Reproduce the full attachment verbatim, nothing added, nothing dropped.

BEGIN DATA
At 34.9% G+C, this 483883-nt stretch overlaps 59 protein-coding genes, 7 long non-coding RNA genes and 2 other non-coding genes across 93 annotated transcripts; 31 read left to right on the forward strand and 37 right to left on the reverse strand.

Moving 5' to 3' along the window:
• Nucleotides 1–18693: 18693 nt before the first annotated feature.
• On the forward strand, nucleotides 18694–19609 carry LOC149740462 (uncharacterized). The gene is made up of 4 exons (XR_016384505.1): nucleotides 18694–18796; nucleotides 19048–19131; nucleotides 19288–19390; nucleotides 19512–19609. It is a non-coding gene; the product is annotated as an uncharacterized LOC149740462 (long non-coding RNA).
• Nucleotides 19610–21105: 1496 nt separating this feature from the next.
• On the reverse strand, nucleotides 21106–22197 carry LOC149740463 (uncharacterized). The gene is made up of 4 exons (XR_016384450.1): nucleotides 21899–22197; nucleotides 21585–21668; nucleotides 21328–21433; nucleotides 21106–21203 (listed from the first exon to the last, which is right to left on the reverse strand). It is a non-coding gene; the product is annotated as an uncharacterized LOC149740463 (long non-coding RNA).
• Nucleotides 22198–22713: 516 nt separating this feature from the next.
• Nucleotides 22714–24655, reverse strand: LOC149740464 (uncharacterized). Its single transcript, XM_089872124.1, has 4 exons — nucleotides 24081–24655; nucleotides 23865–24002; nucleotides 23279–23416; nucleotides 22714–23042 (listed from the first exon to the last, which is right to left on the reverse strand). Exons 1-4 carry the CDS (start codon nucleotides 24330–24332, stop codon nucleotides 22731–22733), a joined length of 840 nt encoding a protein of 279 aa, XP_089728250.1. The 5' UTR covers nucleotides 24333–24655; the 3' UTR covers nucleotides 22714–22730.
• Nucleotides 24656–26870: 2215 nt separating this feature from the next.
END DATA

At 34.9% G+C, this 483883-nt stretch overlaps 59 protein-coding genes, 7 long non-coding RNA genes and 2 other non-coding genes across 93 annotated transcripts; 31 read left to right on the forward strand and 37 right to left on the reverse strand.

Moving 5' to 3' along the window:
• Nucleotides 1–18693: 18693 nt before the first annotated feature.
• On the forward strand, nucleotides 18694–19609 carry LOC149740462 (uncharacterized). The gene is made up of 4 exons (XR_016384505.1): nucleotides 18694–18796; nucleotides 19048–19131; nucleotides 19288–19390; nucleotides 19512–19609. It is a non-coding gene; the product is annotated as an uncharacterized LOC149740462 (long non-coding RNA).
• Nucleotides 19610–21105: 1496 nt separating this feature from the next.
• On the reverse strand, nucleotides 21106–22197 carry LOC149740463 (uncharacterized). The gene is made up of 4 exons (XR_016384450.1): nucleotides 21899–22197; nucleotides 21585–21668; nucleotides 21328–21433; nucleotides 21106–21203 (listed from the first exon to the last, which is right to left on the reverse strand). It is a non-coding gene; the product is annotated as an uncharacterized LOC149740463 (long non-coding RNA).
• Nucleotides 22198–22713: 516 nt separating this feature from the next.
• Nucleotides 22714–24655, reverse strand: LOC149740464 (uncharacterized). Its single transcript, XM_089872124.1, has 4 exons — nucleotides 24081–24655; nucleotides 23865–24002; nucleotides 23279–23416; nucleotides 22714–23042 (listed from the first exon to the last, which is right to left on the reverse strand). Exons 1-4 carry the CDS (start codon nucleotides 24330–24332, stop codon nucleotides 22731–22733), a joined length of 840 nt encoding a protein of 279 aa, XP_089728250.1. The 5' UTR covers nucleotides 24333–24655; the 3' UTR covers nucleotides 22714–22730.
• Nucleotides 24656–26870: 2215 nt separating this feature from the next.